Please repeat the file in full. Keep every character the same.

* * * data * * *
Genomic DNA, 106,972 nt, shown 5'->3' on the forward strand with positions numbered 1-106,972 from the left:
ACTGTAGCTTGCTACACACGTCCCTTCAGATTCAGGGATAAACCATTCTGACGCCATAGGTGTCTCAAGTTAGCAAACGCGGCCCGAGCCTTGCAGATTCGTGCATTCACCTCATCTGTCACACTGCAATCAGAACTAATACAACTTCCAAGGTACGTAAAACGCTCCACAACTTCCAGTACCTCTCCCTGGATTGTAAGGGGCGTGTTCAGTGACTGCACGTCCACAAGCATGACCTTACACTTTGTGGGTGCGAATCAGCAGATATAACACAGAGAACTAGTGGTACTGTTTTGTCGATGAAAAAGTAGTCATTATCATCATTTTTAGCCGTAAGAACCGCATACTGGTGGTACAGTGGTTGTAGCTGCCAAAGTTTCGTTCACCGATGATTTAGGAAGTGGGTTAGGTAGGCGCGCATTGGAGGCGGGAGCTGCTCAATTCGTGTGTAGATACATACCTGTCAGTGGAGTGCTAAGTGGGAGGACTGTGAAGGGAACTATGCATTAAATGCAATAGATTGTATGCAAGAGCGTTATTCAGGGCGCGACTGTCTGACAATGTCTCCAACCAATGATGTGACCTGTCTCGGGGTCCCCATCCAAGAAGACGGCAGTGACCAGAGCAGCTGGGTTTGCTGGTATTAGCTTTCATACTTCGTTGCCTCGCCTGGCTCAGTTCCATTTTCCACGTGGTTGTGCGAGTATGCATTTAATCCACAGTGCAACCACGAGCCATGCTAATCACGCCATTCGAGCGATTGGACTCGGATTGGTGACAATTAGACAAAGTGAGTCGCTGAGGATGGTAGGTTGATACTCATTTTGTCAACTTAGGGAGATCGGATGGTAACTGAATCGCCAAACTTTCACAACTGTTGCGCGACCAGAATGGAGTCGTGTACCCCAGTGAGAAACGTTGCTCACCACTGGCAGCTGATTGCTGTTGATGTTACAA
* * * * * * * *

Genomic DNA, 106,972 nt, shown 5'->3' on the forward strand with positions numbered 1-106,972 from the left:
ACTGTAGCTTGCTACACACGTCCCTTCAGATTCAGGGATAAACCATTCTGACGCCATAGGTGTCTCAAGTTAGCAAACGCGGCCCGAGCCTTGCAGATTCGTGCATTCACCTCATCTGTCACACTGCAATCAGAACTAATACAACTTCCAAGGTACGTAAAACGCTCCACAACTTCCAGTACCTCTCCCTGGATTGTAAGGGGCGTGTTCAGTGACTGCACGTCCACAAGCATGACCTTACACTTTGTGGGTGCGAATCAGCAGATATAACACAGAGAACTAGTGGTACTGTTTTGTCGATGAAAAAGTAGTCATTATCATCATTTTTAGCCGTAAGAACCGCATACTGGTGGTACAGTGGTTGTAGCTGCCAAAGTTTCGTTCACCGATGATTTAGGAAGTGGGTTAGGTAGGCGCGCATTGGAGGCGGGAGCTGCTCAATTCGTGTGTAGATACATACCTGTCAGTGGAGTGCTAAGTGGGAGGACTGTGAAGGGAACTATGCATTAAATGCAATAGATTGTATGCAAGAGCGTTATTCAGGGCGCGACTGTCTGACAATGTCTCCAACCAATGATGTGACCTGTCTCGGGGTCCCCATCCAAGAAGACGGCAGTGACCAGAGCAGCTGGGTTTGCTGGTATTAGCTTTCATACTTCGTTGCCTCGCCTGGCTCAGTTCCATTTTCCACGTGGTTGTGCGAGTATGCATTTAATCCACAGTGCAACCACGAGCCATGCTAATCACGCCATTCGAGCGATTGGACTCGGATTGGTGACAATTAGACAAAGTGAGTCGCTGAGGATGGTAGGTTGATACTCATTTTGTCAACTTAGGGAGATCGGATGGTAACTGAATCGCCAAACTTTCACAACTGTTGCGCGACCAGAATGGAGTCGTGTACCCCAGTGAGAAACGTTGCTCACCACTGGCAGCTGATTGCTGTTGATGTTACAA